Chermoula sauce is a versatile North African condiment of fresh herbs, oil and spices used as a marinade or sauce for meats, seafood, vegetables and more.
You may not be familiar with "chermoula", but if you've had traditional herb and oil based marinade-sauces like chimichurri, zhug, salsa verde, even pesto, you've had something quite similar.
Chermoula is a North African condiment typically used as a marinade for a variety of seafood, but truly it is so much more versatile. It is considered a Moroccan sauce.
You can use it for marinating steak or chicken, or finishing grilled vegetables. Consider it as a finisher as well for grilled or roasted meats, like thick cuts of steak or roasted whole chicken.
In reality, many different parts of the world have incredibly similar recipes that are only different because of the need to use local ingredients.
If you compare different herb sauces from other countries side by side, you'll find incredible similarities, as they are, at their core, a mixture of oil, fresh local herbs, and local seasonings.
Of course those seasonings, as well as ratios, will vary from region to region, but lucky for us, they usually turn out DELICIOUS!
Let's talk about how to make chermoula, shall we?
- Fresh Herbs. Use both chopped cilantro and parsley.
- Peppers. I'm using serrano peppers today. You can sub in red pepper flakes.
- Garlic Cloves.
- Lemon Juice. Preserved lemons are popularly used.
- Seasonings. Cayenne powder, paprika, cumin, salt, and optional saffron threads. Ground coriander is good, too.
- Extra Virgin Olive Oil. The higher quality, the better. You can use other oils, like canola oil.
How to Make Chermoula - The Recipe Method
Prep the Food Processor or Blender, or a Bowl. Simply add all of the ingredients to a food processor or blender. Here I've added the main ingredients, minus the oil, to a bowl.
For Chunkier Chermoula. Add the oil and hand mix the chermoula until well combined.
For Smoother Chermoula. Add the oil and pulse the mixture several times to achieve your desired consistency. You can also use a pestle and mortar. You may need to scrape down the sides of the processor to get everything down.
For an Even Smoother Chermoula. Add the ingredients to a blender or food processor except for the oil. Pulse to combine. Then, with the processor running, drizzle the olive oil until the sauce smooths out to your liking. You can easily add more oil as desired to thin it out for a drizzling sauce.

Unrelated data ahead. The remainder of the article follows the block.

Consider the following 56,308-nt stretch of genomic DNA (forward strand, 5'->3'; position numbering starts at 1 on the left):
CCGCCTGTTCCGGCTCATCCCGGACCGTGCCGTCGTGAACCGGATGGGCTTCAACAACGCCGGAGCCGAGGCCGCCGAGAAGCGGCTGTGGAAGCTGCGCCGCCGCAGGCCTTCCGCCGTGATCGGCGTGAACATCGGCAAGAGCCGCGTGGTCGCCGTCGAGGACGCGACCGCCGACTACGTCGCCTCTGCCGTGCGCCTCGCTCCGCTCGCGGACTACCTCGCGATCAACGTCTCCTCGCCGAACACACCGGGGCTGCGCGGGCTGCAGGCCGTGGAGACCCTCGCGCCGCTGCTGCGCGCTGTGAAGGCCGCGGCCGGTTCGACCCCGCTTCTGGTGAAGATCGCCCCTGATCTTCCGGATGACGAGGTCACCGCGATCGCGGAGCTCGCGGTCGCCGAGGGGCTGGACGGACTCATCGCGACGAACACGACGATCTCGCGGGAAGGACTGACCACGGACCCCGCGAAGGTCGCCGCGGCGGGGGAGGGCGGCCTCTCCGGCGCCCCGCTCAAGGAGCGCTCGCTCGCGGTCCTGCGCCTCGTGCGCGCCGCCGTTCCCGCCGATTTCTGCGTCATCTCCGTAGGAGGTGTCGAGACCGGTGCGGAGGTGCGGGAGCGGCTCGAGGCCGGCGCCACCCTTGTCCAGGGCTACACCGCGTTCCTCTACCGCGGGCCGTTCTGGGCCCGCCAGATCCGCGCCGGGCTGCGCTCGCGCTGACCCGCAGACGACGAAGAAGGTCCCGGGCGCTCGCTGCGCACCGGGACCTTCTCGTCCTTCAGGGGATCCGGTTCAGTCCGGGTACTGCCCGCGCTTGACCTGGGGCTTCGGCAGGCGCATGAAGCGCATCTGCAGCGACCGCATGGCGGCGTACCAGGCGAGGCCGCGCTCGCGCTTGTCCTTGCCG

Here is a smoother "green chermoula", which focuses more on the herbs and less on the spices. This green sauce is very popular as well.
Boom, done! Your delicious chermoula sauce is ready to go. Serve it up as desired!
Recipe Tips and Notes
- The Chili Peppers. For this recipe, I've included the fiery serrano pepper for a bit of zing and kick, but if you're able to obtain local African chili peppers, please use those instead. Think African Bird's Eye, Fatalii, Congo, though truly, it is best to incorporate your best quality local peppers to your heat and flavor preference.
- Storing Chermoula. Spoon it into containers and top it with a bit of olive oil. Cap it so it is airtight, then keep it in the refrigerator for up to 3 days.
- Can You Freeze Chermoula? You can freeze your Chermoula in plastic baggies. Or spoon it into ice cube trays, freeze it, then remove the frozen Chermoula "cubes" and store those in plastic baggies or freezable containers. They will last 3 months this way, or longer.
Try it on this Peri Peri Chicken Legs recipe, or this Grilled Harissa Chicken Legs Recipe.
Serving Ideas for Chermoula
- Marinade. Using your freshly made chermoula to marinate chicken is a great way to use it. Chicken and chermoula is a classic combination. You can marinate any cut of chicken, bone in or boneless, overnight to add extra flavor and moisture. After preparing the chicken, spoon on a bit more chermoula as a finishing sauce and you're good to go. It's delicious!